Dutch metaphors/idiom

Old Mar 29th 2018, 11:51 am
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Default Dutch metaphors/idiom

Being able to understand a smattering of the Dutch language, it is sometimes difficult to create the picture in the mind that is actually being used when framing such utterances. The English phrase ' Heard it on (through) the grapevine' refers to the telegraph poles and insulators dangling from the wires resembling grapes during the first world war. I can picture that in my mind, information transmitted via the telegraph communication system of the day. However, although I may understand the following metaphors / idiom, I cannot visualise what is being alluded to in the following:
'De kogel is door de kerk' > what kogel? why kerk?
'Maak je borst maar nat' > why een natte borst maken?
'Een hart onder de riem steken' why een hartje and why onder de riem?
'Slapen op twee oren' > why op twee oren, how?

This to name just a few, I am sure there are many more to come. Can any body clarify the etymology for me?

JS

Last edited by johnshuttle; Mar 29th 2018 at 12:08 pm.
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Old Apr 2nd 2018, 8:09 am
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Default Re: Dutch metaphors/idiom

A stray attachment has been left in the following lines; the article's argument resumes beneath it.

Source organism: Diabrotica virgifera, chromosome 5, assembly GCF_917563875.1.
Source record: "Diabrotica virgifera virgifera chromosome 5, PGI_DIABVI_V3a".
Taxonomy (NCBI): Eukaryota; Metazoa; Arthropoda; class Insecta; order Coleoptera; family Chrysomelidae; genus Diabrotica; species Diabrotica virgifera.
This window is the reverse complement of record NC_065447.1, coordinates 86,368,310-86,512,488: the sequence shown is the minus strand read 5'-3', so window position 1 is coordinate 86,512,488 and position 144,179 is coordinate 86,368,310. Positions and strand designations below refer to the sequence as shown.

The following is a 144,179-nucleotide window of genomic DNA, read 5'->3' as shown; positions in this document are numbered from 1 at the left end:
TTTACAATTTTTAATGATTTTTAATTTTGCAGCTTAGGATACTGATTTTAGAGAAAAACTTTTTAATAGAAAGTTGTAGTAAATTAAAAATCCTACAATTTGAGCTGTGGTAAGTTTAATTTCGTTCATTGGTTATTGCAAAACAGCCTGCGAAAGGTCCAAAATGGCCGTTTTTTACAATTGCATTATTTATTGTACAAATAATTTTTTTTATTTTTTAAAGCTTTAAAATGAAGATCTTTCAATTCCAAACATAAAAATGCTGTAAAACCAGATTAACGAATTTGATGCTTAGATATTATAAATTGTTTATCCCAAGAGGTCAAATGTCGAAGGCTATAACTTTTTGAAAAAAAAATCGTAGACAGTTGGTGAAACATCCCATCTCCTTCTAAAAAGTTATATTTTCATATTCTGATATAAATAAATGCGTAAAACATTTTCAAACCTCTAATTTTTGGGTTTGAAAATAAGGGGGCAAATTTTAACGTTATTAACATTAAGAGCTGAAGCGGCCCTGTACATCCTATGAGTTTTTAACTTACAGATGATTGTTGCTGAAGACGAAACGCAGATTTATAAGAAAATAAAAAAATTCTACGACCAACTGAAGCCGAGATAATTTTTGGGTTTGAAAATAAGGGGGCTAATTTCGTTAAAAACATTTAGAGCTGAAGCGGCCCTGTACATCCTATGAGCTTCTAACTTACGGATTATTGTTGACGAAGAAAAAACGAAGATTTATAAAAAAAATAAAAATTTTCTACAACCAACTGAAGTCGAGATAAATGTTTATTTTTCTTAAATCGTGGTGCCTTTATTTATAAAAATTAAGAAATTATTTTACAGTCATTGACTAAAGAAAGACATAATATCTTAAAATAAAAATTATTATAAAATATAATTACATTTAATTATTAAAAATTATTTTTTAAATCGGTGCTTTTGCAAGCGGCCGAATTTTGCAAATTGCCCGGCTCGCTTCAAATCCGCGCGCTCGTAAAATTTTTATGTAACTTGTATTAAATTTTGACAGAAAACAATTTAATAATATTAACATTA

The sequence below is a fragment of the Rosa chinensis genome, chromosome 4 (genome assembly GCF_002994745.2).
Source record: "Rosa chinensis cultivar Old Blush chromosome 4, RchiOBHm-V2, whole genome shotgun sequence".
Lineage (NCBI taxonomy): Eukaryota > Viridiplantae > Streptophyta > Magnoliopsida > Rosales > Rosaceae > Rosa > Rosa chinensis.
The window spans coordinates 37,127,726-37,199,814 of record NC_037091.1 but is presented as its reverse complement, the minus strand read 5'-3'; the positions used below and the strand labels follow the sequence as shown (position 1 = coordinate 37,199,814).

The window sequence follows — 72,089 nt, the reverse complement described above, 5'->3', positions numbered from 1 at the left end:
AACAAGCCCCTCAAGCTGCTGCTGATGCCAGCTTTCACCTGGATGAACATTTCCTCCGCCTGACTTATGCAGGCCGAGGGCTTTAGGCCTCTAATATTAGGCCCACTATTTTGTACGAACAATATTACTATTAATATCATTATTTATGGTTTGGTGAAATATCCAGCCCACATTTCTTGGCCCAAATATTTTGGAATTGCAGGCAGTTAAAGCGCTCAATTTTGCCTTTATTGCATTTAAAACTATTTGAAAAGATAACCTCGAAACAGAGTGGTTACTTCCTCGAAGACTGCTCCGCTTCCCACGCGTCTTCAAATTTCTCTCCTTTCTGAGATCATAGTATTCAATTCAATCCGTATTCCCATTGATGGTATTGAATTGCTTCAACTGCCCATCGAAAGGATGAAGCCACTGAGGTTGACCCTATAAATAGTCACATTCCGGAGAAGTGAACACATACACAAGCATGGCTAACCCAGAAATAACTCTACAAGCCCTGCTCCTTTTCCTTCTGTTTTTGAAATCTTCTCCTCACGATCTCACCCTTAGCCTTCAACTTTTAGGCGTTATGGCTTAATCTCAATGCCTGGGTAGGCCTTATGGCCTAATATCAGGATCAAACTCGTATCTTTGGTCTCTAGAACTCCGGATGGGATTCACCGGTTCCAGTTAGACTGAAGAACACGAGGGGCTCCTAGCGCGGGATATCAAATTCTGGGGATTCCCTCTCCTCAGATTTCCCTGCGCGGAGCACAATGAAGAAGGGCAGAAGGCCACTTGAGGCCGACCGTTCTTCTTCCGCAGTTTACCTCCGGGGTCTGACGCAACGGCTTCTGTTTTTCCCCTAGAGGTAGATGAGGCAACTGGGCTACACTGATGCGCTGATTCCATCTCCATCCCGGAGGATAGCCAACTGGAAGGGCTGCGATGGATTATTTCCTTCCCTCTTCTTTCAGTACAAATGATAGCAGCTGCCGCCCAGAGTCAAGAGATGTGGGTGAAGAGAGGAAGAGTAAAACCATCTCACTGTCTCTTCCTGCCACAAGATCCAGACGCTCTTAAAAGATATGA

I took the first expression as an example and found this web page: https://onzetaal.nl/taaladvies/de-ko...-door-de-kerk/
Are you able to read this yourself? Or would you need assistance in understanding what is written there?
I guess that that same website also has explanations for the other expressions.
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Old Apr 2nd 2018, 3:35 pm
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Default Re: Dutch metaphors/idiom

Thanks Sushi, I can read it, so I'll have a butcher's.
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Old May 5th 2018, 6:05 pm
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Default Re: Dutch metaphors/idiom

I can recommend 'Elke nadeel heeft zijn voordeel By Ton den Boon....Van Dale pres Utrecht -Antwerp

As I understand it The bullet is through the church... means The decision is made.. no going back. Probable from military experience

Make your chest wet.. Cry your eyes out... It will make no difference etc etc

A heart under you belt.. Extra support for you in a time of need
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Old May 18th 2018, 1:12 pm
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Default Re: Dutch metaphors/idiom

Je snor drukken? WTF did that come from and how can one push one's mustache?
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Old May 18th 2018, 1:18 pm
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ahem
Attached Thumbnails Dutch metaphors/idiom-twirl.jpg  
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Old May 19th 2018, 8:57 am
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Default Re: Dutch metaphors/idiom

Originally Posted by johnshuttle
Je snor drukken? WTF did that come from and how can one push one's mustache?
There seems no clear-cut explanation on the origin of this expression. Some attempts are being made here:
Je snor drukken – DeTaalBlog
https://onzetaal.nl/taaladvies/dat-zit-wel-snor